'Tea-poisoning' leaves Taiwanese students' hands shaking for a week

TAIPEI, Taiwan - Three students from a Tainan high school have been suffering from uncontrollable shaking of hands for a week since they drank black tea prepared by the school during a field trip on Oct. 25.

A total of 12 students from the Tainan Municipal Chongming Junior High School received medical care after drinking the tea brewed by the school as part of their school snack during the field trip. Three of them, all female students, are still hospitalized after showing symptoms including hand shaking and difficulty breathing.

Earlier speculations of a ketamine- or poison-laced tea were disproved by tests conducted by the Tainan City Department of Health that found no traces of chemicals or bacteria that might have proved to be the cause of the symptoms. The department said it is looking into other possible toxins, such as pesticide residues.

Chang Ching-pei, a pediatrician at the Tainan Municipal Hospital, was quoted by the United Daily News as saying that the duration of the students' symptoms did not conform with that of typical food poisoning incidents. Individuals suffering from food poisoning should see symptoms alleviate in days as their bodies metabolize the toxins.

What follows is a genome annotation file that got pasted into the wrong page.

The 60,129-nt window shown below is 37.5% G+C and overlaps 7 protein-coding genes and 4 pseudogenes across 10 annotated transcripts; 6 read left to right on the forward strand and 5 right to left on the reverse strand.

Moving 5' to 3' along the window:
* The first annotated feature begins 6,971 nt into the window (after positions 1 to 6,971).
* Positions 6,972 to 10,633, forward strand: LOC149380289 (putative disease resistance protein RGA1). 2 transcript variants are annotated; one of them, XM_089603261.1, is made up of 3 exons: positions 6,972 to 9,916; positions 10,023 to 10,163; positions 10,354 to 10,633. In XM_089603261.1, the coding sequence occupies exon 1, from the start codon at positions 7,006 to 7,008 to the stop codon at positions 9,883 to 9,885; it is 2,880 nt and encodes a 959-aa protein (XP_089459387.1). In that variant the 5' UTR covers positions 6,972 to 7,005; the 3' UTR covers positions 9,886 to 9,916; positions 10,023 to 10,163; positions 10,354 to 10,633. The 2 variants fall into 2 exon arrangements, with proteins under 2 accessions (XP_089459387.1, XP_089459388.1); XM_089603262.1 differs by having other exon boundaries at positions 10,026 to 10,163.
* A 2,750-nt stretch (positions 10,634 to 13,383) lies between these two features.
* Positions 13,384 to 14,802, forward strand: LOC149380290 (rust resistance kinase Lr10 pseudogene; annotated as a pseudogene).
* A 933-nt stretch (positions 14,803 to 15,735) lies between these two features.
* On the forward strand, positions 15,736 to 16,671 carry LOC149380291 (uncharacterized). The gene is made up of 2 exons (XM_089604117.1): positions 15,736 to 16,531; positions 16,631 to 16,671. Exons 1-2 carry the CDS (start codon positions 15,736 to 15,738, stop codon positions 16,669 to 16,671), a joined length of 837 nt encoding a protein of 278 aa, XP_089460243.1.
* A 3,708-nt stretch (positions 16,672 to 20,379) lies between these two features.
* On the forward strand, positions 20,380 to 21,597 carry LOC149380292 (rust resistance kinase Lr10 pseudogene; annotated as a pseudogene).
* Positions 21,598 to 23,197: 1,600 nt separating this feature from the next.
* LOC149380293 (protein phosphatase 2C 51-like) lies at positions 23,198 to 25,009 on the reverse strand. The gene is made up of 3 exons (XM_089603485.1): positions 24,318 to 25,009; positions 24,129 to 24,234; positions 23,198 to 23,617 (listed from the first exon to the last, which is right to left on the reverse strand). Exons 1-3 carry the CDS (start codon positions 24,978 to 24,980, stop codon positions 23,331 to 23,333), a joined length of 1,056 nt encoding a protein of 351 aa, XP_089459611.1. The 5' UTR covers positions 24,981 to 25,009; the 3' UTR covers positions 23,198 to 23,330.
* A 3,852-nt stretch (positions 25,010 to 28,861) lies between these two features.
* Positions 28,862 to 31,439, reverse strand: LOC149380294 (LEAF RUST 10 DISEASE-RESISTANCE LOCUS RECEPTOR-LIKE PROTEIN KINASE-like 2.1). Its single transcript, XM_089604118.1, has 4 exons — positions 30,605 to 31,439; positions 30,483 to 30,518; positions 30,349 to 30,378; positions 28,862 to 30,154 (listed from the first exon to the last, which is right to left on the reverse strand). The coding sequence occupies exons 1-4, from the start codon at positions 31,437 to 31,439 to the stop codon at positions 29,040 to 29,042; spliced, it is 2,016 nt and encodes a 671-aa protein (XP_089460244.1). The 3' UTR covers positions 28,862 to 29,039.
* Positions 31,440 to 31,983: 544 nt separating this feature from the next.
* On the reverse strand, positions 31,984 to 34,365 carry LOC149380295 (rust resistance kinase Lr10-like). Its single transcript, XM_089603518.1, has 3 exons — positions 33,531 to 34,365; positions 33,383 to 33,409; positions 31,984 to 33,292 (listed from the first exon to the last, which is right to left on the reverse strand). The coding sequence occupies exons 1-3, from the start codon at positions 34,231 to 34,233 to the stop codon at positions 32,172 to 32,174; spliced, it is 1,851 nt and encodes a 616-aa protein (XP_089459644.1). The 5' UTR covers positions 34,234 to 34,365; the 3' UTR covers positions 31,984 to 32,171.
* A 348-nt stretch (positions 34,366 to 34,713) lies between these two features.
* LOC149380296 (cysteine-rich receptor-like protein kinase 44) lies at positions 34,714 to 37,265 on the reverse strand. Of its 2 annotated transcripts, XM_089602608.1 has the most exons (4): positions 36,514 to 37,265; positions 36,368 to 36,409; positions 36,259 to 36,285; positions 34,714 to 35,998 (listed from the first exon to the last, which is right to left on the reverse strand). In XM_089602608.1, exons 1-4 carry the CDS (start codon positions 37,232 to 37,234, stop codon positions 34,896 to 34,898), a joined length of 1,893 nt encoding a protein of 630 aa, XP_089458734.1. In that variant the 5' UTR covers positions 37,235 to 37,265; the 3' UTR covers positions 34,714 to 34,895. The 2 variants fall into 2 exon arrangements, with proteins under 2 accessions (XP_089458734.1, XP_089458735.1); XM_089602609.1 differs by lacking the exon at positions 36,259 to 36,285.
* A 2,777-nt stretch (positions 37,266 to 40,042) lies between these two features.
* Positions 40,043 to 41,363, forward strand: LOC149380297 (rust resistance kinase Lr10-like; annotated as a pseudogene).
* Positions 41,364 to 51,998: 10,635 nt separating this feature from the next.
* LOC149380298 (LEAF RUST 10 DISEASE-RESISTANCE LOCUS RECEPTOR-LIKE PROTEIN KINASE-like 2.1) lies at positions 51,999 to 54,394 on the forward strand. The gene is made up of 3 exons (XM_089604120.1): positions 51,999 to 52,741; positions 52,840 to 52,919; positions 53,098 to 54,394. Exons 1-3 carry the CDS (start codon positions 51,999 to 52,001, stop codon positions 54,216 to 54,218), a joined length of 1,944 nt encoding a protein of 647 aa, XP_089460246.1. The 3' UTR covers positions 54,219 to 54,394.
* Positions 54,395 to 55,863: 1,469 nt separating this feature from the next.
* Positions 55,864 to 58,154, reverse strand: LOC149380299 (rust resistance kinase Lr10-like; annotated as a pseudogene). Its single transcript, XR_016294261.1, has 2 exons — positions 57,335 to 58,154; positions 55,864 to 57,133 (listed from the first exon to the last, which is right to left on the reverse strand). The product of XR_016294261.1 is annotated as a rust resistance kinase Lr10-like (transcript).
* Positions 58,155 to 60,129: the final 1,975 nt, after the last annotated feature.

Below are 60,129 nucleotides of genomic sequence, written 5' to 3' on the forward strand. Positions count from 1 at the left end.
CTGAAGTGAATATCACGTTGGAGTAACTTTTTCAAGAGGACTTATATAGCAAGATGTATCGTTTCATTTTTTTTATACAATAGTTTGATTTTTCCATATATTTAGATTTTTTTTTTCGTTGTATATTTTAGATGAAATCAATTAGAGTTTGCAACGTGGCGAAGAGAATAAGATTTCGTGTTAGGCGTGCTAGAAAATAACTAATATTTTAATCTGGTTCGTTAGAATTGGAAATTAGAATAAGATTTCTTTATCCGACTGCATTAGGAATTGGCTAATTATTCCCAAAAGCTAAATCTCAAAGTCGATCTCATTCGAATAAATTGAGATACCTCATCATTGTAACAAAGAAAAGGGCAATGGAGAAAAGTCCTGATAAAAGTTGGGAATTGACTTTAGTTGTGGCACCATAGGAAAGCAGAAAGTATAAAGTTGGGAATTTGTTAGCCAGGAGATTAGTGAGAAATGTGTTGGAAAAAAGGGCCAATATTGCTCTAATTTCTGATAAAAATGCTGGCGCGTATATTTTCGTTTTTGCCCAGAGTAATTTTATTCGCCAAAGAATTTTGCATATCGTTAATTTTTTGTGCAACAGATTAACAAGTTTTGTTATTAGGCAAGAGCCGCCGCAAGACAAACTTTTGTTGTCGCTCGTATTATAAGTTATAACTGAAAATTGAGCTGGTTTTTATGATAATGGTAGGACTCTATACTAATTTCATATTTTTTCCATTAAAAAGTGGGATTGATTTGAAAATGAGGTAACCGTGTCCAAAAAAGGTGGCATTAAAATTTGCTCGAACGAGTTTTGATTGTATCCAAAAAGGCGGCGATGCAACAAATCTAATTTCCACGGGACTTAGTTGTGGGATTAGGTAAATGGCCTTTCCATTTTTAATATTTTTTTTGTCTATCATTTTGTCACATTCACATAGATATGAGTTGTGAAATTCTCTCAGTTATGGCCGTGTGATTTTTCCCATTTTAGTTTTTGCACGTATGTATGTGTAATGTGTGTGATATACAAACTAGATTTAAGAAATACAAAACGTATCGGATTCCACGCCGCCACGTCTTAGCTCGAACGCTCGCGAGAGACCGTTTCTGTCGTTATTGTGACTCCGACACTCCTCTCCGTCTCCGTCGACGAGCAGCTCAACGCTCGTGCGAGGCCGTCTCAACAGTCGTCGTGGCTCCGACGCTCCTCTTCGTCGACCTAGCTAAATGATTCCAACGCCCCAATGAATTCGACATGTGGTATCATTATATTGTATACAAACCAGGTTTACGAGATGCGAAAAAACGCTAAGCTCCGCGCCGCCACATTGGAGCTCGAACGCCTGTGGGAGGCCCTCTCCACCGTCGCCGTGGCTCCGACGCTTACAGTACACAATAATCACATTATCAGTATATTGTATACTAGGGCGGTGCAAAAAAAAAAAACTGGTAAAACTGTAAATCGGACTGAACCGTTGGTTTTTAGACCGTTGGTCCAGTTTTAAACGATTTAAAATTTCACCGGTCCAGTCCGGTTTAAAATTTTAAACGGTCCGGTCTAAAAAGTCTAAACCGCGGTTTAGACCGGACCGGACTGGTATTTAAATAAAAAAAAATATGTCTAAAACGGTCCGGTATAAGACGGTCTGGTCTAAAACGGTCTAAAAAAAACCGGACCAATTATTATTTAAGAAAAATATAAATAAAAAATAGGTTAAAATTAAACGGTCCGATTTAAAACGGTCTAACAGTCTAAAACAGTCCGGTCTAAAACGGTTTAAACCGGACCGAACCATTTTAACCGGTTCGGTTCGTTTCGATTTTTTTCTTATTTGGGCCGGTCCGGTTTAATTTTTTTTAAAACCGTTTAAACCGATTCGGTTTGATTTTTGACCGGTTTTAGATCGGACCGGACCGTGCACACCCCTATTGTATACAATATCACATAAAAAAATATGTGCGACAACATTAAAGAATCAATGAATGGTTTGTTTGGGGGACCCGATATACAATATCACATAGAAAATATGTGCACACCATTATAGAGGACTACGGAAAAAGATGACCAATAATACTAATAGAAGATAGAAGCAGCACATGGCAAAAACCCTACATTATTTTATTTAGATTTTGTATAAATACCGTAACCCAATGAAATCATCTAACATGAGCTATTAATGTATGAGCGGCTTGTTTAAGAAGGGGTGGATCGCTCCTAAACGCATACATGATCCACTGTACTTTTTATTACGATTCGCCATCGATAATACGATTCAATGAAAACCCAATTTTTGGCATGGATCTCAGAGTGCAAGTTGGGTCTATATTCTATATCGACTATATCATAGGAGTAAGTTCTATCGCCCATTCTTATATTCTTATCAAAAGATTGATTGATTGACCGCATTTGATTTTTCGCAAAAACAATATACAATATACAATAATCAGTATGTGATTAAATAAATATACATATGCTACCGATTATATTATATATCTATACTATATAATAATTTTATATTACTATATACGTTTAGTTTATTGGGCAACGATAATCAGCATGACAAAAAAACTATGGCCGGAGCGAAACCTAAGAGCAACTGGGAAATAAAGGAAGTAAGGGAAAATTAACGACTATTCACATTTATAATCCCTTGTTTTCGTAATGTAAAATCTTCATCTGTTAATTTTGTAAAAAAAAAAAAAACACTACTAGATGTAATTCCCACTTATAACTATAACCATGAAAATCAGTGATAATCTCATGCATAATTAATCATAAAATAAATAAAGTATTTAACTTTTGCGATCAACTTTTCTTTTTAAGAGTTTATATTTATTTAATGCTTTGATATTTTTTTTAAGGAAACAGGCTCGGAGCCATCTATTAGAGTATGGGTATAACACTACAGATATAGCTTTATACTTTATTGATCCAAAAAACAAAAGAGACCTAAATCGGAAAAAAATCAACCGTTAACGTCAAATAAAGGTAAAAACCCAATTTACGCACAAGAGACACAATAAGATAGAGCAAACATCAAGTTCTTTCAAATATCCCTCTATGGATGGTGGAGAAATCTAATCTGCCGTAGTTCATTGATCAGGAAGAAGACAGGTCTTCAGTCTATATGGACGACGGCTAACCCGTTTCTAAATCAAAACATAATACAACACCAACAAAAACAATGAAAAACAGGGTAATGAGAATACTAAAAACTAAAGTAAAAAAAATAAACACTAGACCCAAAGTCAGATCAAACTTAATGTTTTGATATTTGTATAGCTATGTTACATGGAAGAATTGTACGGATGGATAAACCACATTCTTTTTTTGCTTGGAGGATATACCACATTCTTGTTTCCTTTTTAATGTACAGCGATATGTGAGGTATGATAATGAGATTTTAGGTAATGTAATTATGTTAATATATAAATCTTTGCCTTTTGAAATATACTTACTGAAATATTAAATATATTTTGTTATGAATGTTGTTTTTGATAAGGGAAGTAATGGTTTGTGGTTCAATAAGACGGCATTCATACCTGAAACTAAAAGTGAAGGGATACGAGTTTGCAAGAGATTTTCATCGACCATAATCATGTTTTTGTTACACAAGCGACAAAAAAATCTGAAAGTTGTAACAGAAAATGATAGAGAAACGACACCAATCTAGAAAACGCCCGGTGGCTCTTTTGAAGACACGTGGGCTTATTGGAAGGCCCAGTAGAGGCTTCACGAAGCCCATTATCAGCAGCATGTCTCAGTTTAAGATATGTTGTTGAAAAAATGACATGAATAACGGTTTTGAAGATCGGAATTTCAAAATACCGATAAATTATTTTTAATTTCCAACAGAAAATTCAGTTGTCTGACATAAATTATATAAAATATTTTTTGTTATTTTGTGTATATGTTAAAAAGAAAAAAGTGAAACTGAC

Meanwhile, some psychiatrists are pointing to mass hysteria as a possible cause, Mass hysteria is an extreme case of emotional contagion in which insinuations or delusions of threats spreading rapidly in a group results in spontaneous manifestations of similar physical symptoms among group members. Closely knit social groups such as high school classes are generally more susceptible to mass hysteria, health experts pointed out.

Huang Lung-cheng, a psychiatrist at the Tainan-based Chimei Medical Center, cited research by the Taipei Veterans General Hospital that links mass hysteria to human mirror neurons. The fact that women generally have more responsive mirror neurons than men also corresponds to the gender of the students suffering from hand-shaking in this case, he said. Huang, however, stressed that health authorities should first rule out all possibilities of mass food poisoning before moving on to investigating psychological causes.